|Semantics, opt in Semantics email@example.com (Seima Rao) (2015-01-15)|
|Re: Semantics, opt in Semantics firstname.lastname@example.org (2015-01-16)|
|Re: Semantics, opt in Semantics email@example.com (Kaz Kylheku) (2015-01-16)|
|Re: Semantics, opt in Semantics firstname.lastname@example.org (Hans Aberg) (2015-01-16)|
|Re: Semantics, opt in Semantics email@example.com (2015-01-16)|
|Re: Semantics, opt in Semantics firstname.lastname@example.org (glen herrmannsfeldt) (2015-01-17)|
|Re: Semantics, opt in Semantics email@example.com (Stefan Monnier) (2015-01-18)|
|From:||Stefan Monnier <firstname.lastname@example.org>|
|Date:||Sun, 18 Jan 2015 10:03:47 -0500|
|Organization:||A noiseless patient Spider|
|Posted-Date:||18 Jan 2015 14:08:40 EST|
> As to the first question the complexity of semanticsx has resulted in a
> large variety of notations: the van Wijngaarden two level grammar, the
> Vienna Definition Language/Vienna Development Method, Denotational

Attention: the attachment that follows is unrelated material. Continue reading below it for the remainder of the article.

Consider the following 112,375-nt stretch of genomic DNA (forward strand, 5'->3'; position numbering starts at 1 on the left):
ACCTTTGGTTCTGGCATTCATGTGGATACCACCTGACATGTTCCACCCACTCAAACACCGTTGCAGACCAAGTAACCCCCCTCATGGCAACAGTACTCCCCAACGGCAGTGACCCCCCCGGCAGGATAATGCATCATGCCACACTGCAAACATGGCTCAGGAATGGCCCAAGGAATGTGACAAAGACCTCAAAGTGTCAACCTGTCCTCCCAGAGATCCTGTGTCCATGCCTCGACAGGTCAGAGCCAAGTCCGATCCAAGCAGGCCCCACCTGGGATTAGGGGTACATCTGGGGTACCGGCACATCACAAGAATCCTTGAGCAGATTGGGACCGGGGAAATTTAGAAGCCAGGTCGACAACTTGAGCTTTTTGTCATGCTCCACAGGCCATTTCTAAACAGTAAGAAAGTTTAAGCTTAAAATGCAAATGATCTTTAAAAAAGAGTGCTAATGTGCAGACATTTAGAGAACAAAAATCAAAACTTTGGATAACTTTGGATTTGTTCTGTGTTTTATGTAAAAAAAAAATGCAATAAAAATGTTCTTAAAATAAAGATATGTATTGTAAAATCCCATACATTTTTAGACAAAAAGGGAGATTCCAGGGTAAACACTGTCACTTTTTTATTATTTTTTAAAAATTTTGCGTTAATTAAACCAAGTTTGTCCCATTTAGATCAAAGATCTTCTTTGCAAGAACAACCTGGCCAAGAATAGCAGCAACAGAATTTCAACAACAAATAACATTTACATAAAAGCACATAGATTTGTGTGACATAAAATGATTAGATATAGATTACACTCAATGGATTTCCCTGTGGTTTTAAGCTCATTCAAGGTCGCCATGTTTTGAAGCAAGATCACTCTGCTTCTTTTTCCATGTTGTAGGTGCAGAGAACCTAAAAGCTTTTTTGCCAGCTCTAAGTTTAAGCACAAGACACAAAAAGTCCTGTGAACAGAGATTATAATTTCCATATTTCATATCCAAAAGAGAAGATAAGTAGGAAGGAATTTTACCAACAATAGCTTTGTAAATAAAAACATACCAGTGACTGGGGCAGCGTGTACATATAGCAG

> semantics, attribute grammars,etc.
The most commonly used formalism nowadays in the programming languages
community is operational semantics (either "small step" or "big
While denotational semantics can be thought of as "compiling the
language to set-theory" (or to some kind of pure lambda calculus),
operational semantics looks more like an interpreter.
Its popularity is probably largely due to the fact that it's defined
in 2 steps: first define the "machine" you use to represent the
intermediate states, and then define the transition rules. So you can
define the machine according to your needs.
As for "optional", I'm not sure what you (the OP) meant by that.
Already in the syntax case, it's not clear whether you meant "optional
syntax" to mean "syntax which the implementation can choose to support
or not" or "syntax which the user can decide to use or not". In the
BNF usually you get the second rather than the first, but the
equivalent for semantics ("semantics which the user can choose to use
or not") is generally implicit (which is a common reason why compilers
can't perform particular optimizations or need sophisticated analyses
before they can).
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